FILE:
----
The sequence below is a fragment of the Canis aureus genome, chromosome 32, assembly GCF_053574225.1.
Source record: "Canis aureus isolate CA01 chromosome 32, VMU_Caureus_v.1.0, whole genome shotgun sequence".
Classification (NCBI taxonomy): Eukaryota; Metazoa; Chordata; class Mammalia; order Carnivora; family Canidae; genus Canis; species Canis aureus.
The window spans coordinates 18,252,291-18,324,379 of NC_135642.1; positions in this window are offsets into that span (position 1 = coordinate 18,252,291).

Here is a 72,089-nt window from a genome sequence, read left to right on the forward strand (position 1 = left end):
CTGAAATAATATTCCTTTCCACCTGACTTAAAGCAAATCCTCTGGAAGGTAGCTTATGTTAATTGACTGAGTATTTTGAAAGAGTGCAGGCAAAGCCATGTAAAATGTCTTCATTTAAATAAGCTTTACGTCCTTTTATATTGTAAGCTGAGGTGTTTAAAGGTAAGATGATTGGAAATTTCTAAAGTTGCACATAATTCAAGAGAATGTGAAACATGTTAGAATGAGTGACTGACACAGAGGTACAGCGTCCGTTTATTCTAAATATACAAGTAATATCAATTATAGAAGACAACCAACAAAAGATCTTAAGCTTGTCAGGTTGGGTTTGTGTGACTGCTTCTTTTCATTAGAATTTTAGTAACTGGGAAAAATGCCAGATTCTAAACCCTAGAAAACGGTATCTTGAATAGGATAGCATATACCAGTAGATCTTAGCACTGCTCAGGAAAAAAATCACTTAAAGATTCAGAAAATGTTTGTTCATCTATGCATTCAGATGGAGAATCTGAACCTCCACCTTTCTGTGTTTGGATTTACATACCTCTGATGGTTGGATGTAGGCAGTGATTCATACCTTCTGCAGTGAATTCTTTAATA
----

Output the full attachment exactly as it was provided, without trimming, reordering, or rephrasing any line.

The sequence below is a fragment of the Canis aureus genome, chromosome 32, assembly GCF_053574225.1.
Source record: "Canis aureus isolate CA01 chromosome 32, VMU_Caureus_v.1.0, whole genome shotgun sequence".
Classification (NCBI taxonomy): Eukaryota; Metazoa; Chordata; class Mammalia; order Carnivora; family Canidae; genus Canis; species Canis aureus.
The window spans coordinates 18,252,291-18,324,379 of NC_135642.1; positions in this window are offsets into that span (position 1 = coordinate 18,252,291).

Here is a 72,089-nt window from a genome sequence, read left to right on the forward strand (position 1 = left end):
CTGAAATAATATTCCTTTCCACCTGACTTAAAGCAAATCCTCTGGAAGGTAGCTTATGTTAATTGACTGAGTATTTTGAAAGAGTGCAGGCAAAGCCATGTAAAATGTCTTCATTTAAATAAGCTTTACGTCCTTTTATATTGTAAGCTGAGGTGTTTAAAGGTAAGATGATTGGAAATTTCTAAAGTTGCACATAATTCAAGAGAATGTGAAACATGTTAGAATGAGTGACTGACACAGAGGTACAGCGTCCGTTTATTCTAAATATACAAGTAATATCAATTATAGAAGACAACCAACAAAAGATCTTAAGCTTGTCAGGTTGGGTTTGTGTGACTGCTTCTTTTCATTAGAATTTTAGTAACTGGGAAAAATGCCAGATTCTAAACCCTAGAAAACGGTATCTTGAATAGGATAGCATATACCAGTAGATCTTAGCACTGCTCAGGAAAAAAATCACTTAAAGATTCAGAAAATGTTTGTTCATCTATGCATTCAGATGGAGAATCTGAACCTCCACCTTTCTGTGTTTGGATTTACATACCTCTGATGGTTGGATGTAGGCAGTGATTCATACCTTCTGCAGTGAATTCTTTAATA